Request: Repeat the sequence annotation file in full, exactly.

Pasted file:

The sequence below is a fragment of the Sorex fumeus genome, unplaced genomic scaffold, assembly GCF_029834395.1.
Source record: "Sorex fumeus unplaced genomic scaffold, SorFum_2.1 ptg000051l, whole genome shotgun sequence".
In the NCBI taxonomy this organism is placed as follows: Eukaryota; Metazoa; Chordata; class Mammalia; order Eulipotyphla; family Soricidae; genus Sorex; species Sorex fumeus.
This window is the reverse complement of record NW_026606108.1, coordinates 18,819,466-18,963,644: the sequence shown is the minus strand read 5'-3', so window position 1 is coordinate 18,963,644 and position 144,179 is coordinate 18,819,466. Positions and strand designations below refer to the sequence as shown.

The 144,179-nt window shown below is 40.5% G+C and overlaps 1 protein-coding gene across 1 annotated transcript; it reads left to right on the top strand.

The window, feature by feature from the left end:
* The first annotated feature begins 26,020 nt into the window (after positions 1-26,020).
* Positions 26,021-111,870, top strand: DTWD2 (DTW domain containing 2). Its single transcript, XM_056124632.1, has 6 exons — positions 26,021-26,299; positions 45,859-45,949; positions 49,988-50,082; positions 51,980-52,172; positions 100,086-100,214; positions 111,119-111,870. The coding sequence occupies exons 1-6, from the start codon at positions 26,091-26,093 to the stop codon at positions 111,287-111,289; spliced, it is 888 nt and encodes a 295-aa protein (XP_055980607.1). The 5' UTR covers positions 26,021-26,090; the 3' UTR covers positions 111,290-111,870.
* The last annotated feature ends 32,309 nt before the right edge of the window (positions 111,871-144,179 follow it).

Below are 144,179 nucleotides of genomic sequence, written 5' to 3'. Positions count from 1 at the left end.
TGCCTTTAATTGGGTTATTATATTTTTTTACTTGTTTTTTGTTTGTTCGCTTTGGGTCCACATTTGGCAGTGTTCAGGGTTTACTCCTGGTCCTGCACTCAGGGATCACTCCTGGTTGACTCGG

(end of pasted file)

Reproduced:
The sequence below is a fragment of the Sorex fumeus genome, unplaced genomic scaffold, assembly GCF_029834395.1.
Source record: "Sorex fumeus unplaced genomic scaffold, SorFum_2.1 ptg000051l, whole genome shotgun sequence".
In the NCBI taxonomy this organism is placed as follows: Eukaryota; Metazoa; Chordata; class Mammalia; order Eulipotyphla; family Soricidae; genus Sorex; species Sorex fumeus.
This window is the reverse complement of record NW_026606108.1, coordinates 18,819,466-18,963,644: the sequence shown is the minus strand read 5'-3', so window position 1 is coordinate 18,963,644 and position 144,179 is coordinate 18,819,466. Positions and strand designations below refer to the sequence as shown.

The 144,179-nt window shown below is 40.5% G+C and overlaps 1 protein-coding gene across 1 annotated transcript; it reads left to right on the top strand.

The window, feature by feature from the left end:
* The first annotated feature begins 26,020 nt into the window (after positions 1-26,020).
* Positions 26,021-111,870, top strand: DTWD2 (DTW domain containing 2). Its single transcript, XM_056124632.1, has 6 exons — positions 26,021-26,299; positions 45,859-45,949; positions 49,988-50,082; positions 51,980-52,172; positions 100,086-100,214; positions 111,119-111,870. The coding sequence occupies exons 1-6, from the start codon at positions 26,091-26,093 to the stop codon at positions 111,287-111,289; spliced, it is 888 nt and encodes a 295-aa protein (XP_055980607.1). The 5' UTR covers positions 26,021-26,090; the 3' UTR covers positions 111,290-111,870.
* The last annotated feature ends 32,309 nt before the right edge of the window (positions 111,871-144,179 follow it).

Below are 144,179 nucleotides of genomic sequence, written 5' to 3'. Positions count from 1 at the left end.
TGCCTTTAATTGGGTTATTATATTTTTTTACTTGTTTTTTGTTTGTTCGCTTTGGGTCCACATTTGGCAGTGTTCAGGGTTTACTCCTGGTCCTGCACTCAGGGATCACTCCTGGTTGACTCGG